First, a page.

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If you’re growing squash in your garden, watch out for little grey bugs on the plants. Finding them can be a sign that your squash is in trouble. These bugs might look harmless, but they can cause much damage. Let’s learn more about these pests (their appearance, preventions & treatments) and how to keep your squash plants healthy.

If you find grey bugs on squash plants, they could be squash bugs or silverleaf whiteflies.

#1. Squash Bugs (Anasa tristis)

These insects are gray or brownish-gray in color with distinct body markings. They can be found on squash plants’ leaves, stems, and fruits. Squash bugs can cause damage by piercing the plant tissue and sucking sap, leading to wilting, yellowing leaves, and stunted growth.

How to prevent squash bugs? To stop squash bugs from bothering your plants, try planting your squash in a different spot each year. Clean up old leaves and plants at the end of the growing season. Planting flowers like nasturtiums and marigolds near your squash can help keep the bugs away. You can also use light fabric covers over your plants to keep bugs out but remove them when they have flowers so bees can get to them. And, always watch for bugs or their eggs on the bottom of leaves and pick them off if you see them.

Dealing with squash bugs? Dealing with squash bugs is essential to keep your squash plants healthy. Start by regularly checking the leaves’ undersides and around the plant’s base for clusters of bronze-colored eggs or bugs. If you find any, pick them off and drop them into a bucket of soapy water. Protect young plants with floating row covers, but remove them when they start to flower to let pollinators in. Growing bug-repelling plants like nasturtiums and marigolds nearby can also help. If the infestation gets terrible, consider using insecticidal soap or neem oil, focusing on the undersides of leaves where bugs hide. Always keep your garden clean by removing plant debris at the end of the season, which can be home for these pests.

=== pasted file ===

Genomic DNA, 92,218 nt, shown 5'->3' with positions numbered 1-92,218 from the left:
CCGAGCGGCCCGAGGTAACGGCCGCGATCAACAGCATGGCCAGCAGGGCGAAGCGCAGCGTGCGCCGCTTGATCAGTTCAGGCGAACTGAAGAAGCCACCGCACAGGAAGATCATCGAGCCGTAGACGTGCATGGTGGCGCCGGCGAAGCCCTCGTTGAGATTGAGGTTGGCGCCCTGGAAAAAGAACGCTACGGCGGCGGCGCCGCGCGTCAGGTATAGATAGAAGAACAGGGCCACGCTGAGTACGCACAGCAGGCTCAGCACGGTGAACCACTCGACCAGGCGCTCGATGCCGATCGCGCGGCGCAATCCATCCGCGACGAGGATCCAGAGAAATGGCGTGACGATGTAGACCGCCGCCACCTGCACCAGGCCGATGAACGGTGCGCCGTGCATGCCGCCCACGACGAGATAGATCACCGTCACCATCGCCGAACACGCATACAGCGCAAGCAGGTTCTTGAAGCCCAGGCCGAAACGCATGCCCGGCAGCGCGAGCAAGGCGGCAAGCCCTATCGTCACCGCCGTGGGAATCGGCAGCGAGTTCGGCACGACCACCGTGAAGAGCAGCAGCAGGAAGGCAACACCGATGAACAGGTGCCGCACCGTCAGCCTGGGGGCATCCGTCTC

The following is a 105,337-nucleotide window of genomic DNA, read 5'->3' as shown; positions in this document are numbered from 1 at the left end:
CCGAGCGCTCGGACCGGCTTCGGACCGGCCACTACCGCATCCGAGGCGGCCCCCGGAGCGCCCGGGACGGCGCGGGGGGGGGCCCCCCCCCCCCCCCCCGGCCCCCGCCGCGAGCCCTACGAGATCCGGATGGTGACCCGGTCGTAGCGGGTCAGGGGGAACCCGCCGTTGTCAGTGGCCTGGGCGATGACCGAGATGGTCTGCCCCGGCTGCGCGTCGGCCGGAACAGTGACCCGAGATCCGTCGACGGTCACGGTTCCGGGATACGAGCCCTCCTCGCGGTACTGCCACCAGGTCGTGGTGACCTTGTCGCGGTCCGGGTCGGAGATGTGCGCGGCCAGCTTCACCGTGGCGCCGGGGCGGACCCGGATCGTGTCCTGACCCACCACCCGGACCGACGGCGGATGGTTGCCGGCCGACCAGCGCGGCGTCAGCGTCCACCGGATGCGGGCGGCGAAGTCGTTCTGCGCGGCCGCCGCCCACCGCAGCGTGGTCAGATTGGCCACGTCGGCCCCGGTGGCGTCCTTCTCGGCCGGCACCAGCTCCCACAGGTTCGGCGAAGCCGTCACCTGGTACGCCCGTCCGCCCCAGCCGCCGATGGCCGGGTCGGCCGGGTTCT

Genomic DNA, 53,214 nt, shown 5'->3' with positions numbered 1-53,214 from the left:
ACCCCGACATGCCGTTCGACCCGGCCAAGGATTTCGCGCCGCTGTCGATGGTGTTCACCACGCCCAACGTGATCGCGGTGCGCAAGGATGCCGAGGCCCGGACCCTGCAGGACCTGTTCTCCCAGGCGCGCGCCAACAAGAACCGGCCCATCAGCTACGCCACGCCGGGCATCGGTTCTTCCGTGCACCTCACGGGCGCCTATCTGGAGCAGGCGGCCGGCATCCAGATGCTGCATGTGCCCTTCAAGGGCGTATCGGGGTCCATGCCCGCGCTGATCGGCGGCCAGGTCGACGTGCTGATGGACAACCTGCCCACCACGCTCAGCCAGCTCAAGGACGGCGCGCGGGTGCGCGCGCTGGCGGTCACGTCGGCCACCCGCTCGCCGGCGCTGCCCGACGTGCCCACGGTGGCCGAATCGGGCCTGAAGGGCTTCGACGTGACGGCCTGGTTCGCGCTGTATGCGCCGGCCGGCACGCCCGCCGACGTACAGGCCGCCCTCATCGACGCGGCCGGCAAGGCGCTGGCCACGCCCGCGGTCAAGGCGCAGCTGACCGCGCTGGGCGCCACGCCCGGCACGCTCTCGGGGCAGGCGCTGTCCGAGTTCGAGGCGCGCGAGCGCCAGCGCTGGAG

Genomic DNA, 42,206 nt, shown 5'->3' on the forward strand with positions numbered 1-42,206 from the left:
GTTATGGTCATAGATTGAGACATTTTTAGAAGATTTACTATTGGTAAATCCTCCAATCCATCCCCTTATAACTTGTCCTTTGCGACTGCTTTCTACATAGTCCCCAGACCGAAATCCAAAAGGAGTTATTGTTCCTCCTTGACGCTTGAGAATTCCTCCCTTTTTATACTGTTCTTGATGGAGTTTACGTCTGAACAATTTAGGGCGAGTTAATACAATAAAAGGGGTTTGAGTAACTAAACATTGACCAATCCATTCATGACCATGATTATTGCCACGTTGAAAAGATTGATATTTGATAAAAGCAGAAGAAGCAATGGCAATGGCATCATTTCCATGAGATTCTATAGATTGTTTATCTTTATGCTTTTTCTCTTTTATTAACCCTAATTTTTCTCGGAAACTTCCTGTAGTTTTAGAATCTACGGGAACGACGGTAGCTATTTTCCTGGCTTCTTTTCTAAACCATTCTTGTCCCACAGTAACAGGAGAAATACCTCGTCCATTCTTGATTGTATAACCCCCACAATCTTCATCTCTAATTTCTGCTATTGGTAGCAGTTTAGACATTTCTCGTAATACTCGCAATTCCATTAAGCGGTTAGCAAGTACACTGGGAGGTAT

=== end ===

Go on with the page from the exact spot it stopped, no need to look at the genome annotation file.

Reference: Squash Bug, Anasa tristis | University of Wisconsin-Madison.

#2. Silverleaf Whiteflies (Bemisia tabaci)

Whiteflies are tiny, winged insects that often appear gray due to the powdery wax covering their bodies. They gather under the leaves and draw out the sap, leading to yellow leaves, slower growth, and a sticky substance called honeydew.

How to prevent silverleaf whiteflies? These are the practices to avoid seeing these bugs. Use ladybugs or tiny wasps to keep silverleaf whiteflies away from your garden. These bugs eat whiteflies. Put up yellow sticky papers; whiteflies get trapped on them—lay shiny aluminum foil around your plants, which pushes whiteflies away. Spray your plants with a mix of water and a little soap, or use neem oil, a natural product you can find in stores. Before bringing new plants into your garden, check them closely to make sure they don’t have whiteflies on them. At the end of the growing season, clean up any leftover plants and leaves to stop whiteflies from making a home there.

What to do once you find these bugs? To deal with silverleaf whiteflies effectively, release helpful bugs like ladybugs into your garden, as they naturally eat whiteflies. Spraying soapy water or special garden oils directly on the bugs, especially under the leaves, can help get rid of them. Neem oil is another good option that can both repel and kill whiteflies. If there are too many whiteflies, you should use more potent bug sprays from the store, but make sure they say they work on whiteflies. Checking your plants often and acting quickly can help control these pests.

Reference: ENTFACT-319: Silverleaf Whitefly on Squash – Ric Bessin, Extension Specialist | Martin-Gatton College Of Agriculture, Food & Environment.

A Few Concluding Words

Growing squash can be fun but always watch for those little grey bugs. They might be small, but they can cause significant problems for your plants. You can keep your squash healthy by checking your plants often and taking quick action if you see these bugs. So, remember to take a quick look whenever you’re out in the garden. A small action now can save you problems later, and you’ll enjoy the tasty reward of your hard work.

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